A huge force in my life right now is the plan to build my own veteran-owned small business, backed by those near and dear to me, but ultimately driven by my own passion and focus. There is a deep-burning desire that I fed as I left the service to build something I could call my own, wholly and fully.
It started small as I found blogs of world-travellers and successful business owners, and stoked into a red-hot furnace as I researched more and found success stories. I realized that while my career had given me a fertile ground to grow specific skills in, for the most part I’d been fighting my natural talents. Why the hell shouldn’t I focus on those talents, those interests, and make truly useful goods for like-minded people? If I only live once, I better make it a damn good one rather than crushing myself with the typical nine-to-five grind pouring myself into mind-numbing, soul-crushing databases.
Let me pause here and state upfront that I’m not some disillusioned rose-tinted dreamer; this will not be easy, this will not be straightforward. But if it works, oh boy will it be worth it.
It’ll be mine. I’ll define the hours, I’ll define the goals, I’ll define success. And it’ll breath and soar or sputter and crash based solely on my own hard work.
For awhile anyway.
See while the plan is to build a small business my desire is to build more than a brand, more than just sell things and make money. I want to build a community where people come together to grow and to learn. I’m looking for those who are self-made, do-it-yourself types, people who thirst for freedom and liberty, cultivate their own self-reliance and responsibility, and want to live a full life with tales to be told with friends and family. I want to expand beyond retail and partner with atypical businesses, and expand my own competencies to offer unique professional services. I hope that I can one day hand it off, so the brand will live on its own regardless of who is at the helm.
It’s not a straightforward road, but again I’m thankful first and foremost for my support network. In addition, I’m thankful for the resources so readily available. Being a veteran opens a few more doors, and while I’m careful not to abuse the label, I also won’t shy from any help freely given.
My ground level resource has been the small business development center (SBDC). I learned about the SBDC when I took the Boots 2 Business two-day seminar on base. They assigned me an advisor when we started down this path while in California, and I sought their help again when we arrived here in Texas. Our advisor in California was great, and while she had no background with the military, educated us immensely on the industry of soft goods and apparel. She had connections and input, and really helped shape our company concept.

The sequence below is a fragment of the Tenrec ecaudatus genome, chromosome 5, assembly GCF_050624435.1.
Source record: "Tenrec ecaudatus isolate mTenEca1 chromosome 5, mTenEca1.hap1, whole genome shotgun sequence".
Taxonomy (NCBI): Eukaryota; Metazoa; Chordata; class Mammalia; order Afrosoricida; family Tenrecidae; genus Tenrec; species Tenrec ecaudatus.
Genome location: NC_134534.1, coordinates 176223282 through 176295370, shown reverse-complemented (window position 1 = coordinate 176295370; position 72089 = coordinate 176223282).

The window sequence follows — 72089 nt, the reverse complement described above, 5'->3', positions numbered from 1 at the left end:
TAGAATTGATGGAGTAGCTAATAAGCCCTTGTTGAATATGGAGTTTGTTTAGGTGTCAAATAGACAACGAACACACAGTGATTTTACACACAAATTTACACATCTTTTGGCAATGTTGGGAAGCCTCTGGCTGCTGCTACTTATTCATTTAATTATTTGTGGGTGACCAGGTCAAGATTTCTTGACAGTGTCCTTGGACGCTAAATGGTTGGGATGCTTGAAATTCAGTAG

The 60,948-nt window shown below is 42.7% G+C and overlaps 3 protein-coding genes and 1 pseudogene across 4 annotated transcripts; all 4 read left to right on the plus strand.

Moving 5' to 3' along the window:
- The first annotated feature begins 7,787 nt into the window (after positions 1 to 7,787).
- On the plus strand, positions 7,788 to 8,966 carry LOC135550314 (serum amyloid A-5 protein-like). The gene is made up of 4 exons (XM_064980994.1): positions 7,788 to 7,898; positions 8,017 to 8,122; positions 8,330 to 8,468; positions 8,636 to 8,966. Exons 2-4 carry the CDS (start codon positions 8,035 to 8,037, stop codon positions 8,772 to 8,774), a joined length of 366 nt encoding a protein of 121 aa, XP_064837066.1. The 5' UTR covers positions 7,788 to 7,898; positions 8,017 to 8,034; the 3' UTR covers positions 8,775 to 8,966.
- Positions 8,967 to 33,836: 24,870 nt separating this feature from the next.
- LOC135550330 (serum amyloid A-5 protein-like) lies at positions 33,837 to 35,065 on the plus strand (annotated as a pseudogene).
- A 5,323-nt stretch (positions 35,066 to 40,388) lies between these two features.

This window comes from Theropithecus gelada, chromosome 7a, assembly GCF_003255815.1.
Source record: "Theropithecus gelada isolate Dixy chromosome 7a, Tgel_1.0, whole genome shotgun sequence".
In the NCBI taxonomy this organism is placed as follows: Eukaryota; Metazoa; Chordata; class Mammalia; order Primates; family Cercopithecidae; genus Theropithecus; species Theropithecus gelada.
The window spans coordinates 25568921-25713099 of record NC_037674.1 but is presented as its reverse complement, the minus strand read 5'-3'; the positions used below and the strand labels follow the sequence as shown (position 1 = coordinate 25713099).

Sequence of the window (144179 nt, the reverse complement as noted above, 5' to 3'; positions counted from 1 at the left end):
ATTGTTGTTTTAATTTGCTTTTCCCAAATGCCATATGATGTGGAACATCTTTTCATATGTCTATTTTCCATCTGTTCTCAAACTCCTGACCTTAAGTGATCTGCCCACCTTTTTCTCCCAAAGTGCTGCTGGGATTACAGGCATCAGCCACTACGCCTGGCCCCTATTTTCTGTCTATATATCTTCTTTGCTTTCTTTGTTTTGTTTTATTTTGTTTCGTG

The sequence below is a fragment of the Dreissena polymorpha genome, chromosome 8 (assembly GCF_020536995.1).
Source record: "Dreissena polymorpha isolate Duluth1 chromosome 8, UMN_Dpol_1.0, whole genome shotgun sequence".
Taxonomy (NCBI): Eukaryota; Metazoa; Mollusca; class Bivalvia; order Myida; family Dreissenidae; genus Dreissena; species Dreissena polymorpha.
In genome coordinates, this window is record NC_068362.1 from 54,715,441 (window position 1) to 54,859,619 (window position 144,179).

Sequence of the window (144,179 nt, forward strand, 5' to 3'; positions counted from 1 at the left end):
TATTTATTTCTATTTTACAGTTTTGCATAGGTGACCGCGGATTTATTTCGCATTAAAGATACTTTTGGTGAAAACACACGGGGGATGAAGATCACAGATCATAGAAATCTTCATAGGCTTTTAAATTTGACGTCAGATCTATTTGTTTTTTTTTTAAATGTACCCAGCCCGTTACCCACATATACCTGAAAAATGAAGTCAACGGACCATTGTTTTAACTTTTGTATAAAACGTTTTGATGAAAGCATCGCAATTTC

Working with my second advisor was…not quite ideal. He was well intended, but did not quite understand my vision, and his own professional background seemed to color his suggestions. Thankfully he was able to put me in contact with another advisor, one who came from the retail industry.
Our third advisor’s been an excellent fit for the company, and has leveraged the SBDC assets to really help us out. He’s also quite encouraging of the company vision and model, which I think it essential to a small business. Everyone has a word of caution, I just roll with it.
Not all SBDC operate the same. Not all small business assistance groups are SBDCs. Be aware that some operate from federal funding, while others operate based on loans they’re able to sell. Do your due diligence and pick the right one for you. Our local SBDC has a resource librarian who has helped us crawl the inter-webs and databases in search of suppliers for us.
I’ve had my company name chosen for quite some time (more on that in the coming days, I’m very excited about it) so I chose to register it first as an assumed name (“Doing Business As”) with my county clerk. It cost less than $10. I’m filing for the LLC currently, which based on my research seems to be the best fit for the company initially*. We are a small company, and I want to work with existing American companies to produce our designs rather than doing so in-house.
After that, I took a quick trip to my local postal resource center and setup a business address with them. It’s not a PO Box, but similar in concept. This creates distance between personal and business matters. There are other options I’ll pursue moving forward, such as renting a commercial space of office and warehouse, but we’re not there yet.
At the present time, I’ve been tirelessly searching for local prototyping resources. Through Craigslist I may have found our apparel and soft good manufacturer. I’ll check out the local renaissance festivals and fall festivals for local artisans. I need a hard goods machinist, but may have found an option for that as well.
There is much to do, and less time to do it in.
NOTE: I am not a lawyer, or your counselor, nor your religious leader or parent. I’m just a man recording my story. I hope you can learn from my trials and errors, but none of this is to be taken as professional advice. If you follow my path and fall flat on your face, you’ve no one to blame but yourself.